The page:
All you need to know about the digital TV in South Africa

All you need to know about the digital TV in South Africa

All you need to know about the digital TV in South Africa

Following more than a decade of delays, South Africa’s digital migration is set to be completed in the next four months. This plan was revealed by the Minister of Communications and Digital Technologies, Khumbudzo Ntshavheni, during a recent update on the switching off of analogue transmitters across the country.

Digital migration is key to unlocking valuable radio frequency spectrum—network capacity for 4G and 5G services—which will allow telecommunications providers to offer better and cheaper data services.

South Africa initially set a deadline to switch to digital terrestrial television (DTT) by 2011 and later agreed to an International Telecommunications Union (ITU) deadline of 17 June 2015.

The country missed those targets following drawn-out political negotiations and court battles between broadcasters and stakeholders over the DTT technology standard, and whether digital TV signals should be encrypted.

The analogue switch-off finally started in March 2021, with the communications department outlining a plan to turn off transmitters on a province-by-province basis.

Ntshavheni revealed that Sentech had switched off 105 out of SABC’s 288 sites since the process started in March 2021 — over 36%. All of MultiChoice’s 84 analogue sites have been switched off, in addition to 4 of 95 E-tv sites.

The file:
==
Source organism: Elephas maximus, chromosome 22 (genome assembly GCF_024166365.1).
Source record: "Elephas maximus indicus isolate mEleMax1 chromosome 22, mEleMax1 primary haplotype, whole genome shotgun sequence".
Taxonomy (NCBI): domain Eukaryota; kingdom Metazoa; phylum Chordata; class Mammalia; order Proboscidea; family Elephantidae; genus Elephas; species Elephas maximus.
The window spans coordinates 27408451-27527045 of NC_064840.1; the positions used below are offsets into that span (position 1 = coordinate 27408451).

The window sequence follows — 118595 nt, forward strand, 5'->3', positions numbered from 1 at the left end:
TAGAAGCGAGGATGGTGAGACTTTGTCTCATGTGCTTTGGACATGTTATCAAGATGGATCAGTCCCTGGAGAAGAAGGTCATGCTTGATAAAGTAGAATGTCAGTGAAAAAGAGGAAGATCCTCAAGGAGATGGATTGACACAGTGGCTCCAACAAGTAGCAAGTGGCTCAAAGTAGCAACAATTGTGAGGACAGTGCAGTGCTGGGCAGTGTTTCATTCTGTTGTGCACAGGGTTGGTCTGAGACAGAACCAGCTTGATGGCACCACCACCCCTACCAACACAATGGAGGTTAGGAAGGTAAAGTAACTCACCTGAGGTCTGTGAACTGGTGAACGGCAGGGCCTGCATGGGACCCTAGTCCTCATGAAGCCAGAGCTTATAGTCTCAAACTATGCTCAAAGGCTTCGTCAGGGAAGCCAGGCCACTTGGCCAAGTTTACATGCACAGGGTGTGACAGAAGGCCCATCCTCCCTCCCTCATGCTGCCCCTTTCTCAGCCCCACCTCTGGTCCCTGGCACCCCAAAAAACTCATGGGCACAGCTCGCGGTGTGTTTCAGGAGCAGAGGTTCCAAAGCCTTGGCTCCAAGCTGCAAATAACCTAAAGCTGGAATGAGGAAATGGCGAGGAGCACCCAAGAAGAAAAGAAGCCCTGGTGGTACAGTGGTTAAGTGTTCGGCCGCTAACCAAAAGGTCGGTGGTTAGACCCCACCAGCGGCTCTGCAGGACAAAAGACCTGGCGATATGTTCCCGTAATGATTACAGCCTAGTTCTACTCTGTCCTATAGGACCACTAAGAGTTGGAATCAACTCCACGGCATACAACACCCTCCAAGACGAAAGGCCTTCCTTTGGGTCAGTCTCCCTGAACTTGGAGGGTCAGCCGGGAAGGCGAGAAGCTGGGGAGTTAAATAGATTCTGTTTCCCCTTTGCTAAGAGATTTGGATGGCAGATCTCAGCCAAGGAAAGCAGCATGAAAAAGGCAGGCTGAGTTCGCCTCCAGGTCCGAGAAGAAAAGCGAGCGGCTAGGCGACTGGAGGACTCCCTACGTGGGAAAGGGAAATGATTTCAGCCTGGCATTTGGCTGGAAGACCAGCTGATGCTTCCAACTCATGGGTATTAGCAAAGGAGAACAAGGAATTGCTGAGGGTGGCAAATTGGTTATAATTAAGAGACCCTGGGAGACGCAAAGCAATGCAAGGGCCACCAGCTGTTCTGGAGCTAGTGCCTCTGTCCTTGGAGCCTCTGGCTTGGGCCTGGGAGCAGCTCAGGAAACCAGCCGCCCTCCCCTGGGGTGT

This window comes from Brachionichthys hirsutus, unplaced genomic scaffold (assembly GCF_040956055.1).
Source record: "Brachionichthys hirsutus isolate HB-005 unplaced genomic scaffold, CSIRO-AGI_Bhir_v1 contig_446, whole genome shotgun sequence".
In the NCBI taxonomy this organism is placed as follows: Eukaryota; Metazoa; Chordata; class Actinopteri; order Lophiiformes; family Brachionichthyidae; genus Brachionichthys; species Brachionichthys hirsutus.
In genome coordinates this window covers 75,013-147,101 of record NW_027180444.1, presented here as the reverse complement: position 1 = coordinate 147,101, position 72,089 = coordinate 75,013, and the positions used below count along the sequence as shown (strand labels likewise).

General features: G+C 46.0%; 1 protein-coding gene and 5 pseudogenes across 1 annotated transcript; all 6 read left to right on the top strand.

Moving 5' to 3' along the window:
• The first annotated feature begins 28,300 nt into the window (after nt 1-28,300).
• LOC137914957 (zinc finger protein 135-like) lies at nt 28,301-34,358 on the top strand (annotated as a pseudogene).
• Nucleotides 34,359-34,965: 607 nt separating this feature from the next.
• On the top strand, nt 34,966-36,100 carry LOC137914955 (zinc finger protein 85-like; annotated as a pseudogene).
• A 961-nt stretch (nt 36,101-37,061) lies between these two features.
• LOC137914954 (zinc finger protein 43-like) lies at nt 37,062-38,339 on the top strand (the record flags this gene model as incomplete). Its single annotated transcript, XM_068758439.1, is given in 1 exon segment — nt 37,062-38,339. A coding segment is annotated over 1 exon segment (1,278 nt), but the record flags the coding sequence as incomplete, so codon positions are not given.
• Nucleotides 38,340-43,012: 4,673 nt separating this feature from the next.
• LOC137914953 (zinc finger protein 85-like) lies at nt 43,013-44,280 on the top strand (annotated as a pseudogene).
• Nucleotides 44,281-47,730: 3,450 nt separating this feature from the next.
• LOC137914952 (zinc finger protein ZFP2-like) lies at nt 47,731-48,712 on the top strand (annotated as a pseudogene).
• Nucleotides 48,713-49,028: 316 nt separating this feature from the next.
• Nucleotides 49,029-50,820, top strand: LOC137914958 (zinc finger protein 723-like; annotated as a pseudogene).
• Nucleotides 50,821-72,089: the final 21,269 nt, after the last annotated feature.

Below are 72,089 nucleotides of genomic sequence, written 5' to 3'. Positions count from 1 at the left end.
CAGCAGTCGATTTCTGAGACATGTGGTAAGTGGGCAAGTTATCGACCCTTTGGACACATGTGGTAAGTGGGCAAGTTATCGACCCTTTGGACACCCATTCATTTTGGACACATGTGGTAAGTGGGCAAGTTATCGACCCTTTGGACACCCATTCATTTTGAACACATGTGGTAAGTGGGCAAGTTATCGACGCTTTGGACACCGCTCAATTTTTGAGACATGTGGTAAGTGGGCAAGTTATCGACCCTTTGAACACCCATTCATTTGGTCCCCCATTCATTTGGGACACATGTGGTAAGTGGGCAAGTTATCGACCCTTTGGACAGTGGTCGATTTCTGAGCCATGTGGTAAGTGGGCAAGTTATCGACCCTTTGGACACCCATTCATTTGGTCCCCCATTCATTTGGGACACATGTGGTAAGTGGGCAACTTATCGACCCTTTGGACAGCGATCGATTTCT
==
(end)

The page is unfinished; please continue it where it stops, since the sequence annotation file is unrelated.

Despite significant progress in the last seven months, no province has wholly switched off its analogue transmitters. According to the original timeline, six of the provinces should have been completed by now.

The minister said the approach did not work because some provinces with capacity had to wait for others to finish before starting their work.

She reiterated that the department was working hard to ensure the target date of 31 March 2022, announced by President Cyril Ramaphosa in his State of the Nation address this past February, would be met.

To achieve this, the province-by-province strategy has been scrapped.

“We have shifted from staggered provincial approach towards a consolidated national approach, where set-top-box installations and analogue switch-off will happen simultaneously in all nine provinces of South Africa, although we anticipate different completion and migration dates,” she said.

The new switching-off dates for each province are as follows:

Free State – End of October or first week of November 2021
Northern Cape – Between mid-November and the end of November
North West – First week or second week of December
Mpumalanga – End of December or first week of January 2022
Limpopo – End of December or first week of January
KwaZulu-Natal – End of January
Eastern Cape – End of January
Western Cape – End of January
Gauteng – End of January
The chart below provides more details on this timeline, including how many sites remain to be switched off in each province.
The government provides free decoder-like digital TV set-top boxes to households with a monthly income of less than R3,500, allowing them to access digital broadcasting on their existing TV sets.

Registration for these households began in 2015, but the minister said uptake has been slow.

To date, just over 1.18 million out of 3.75 million impoverished households had registered for a free set-top box. Given the low number of registered beneficiary households, Cabinet approved the last call for registration until the end of 31 October 2021.

Ntshavheni assured that all qualifying households registered before this date would be connected to digital TV before the analogue switch-off. Registrations after this date will be connected with a digital set-top-box three to six months after switch off.

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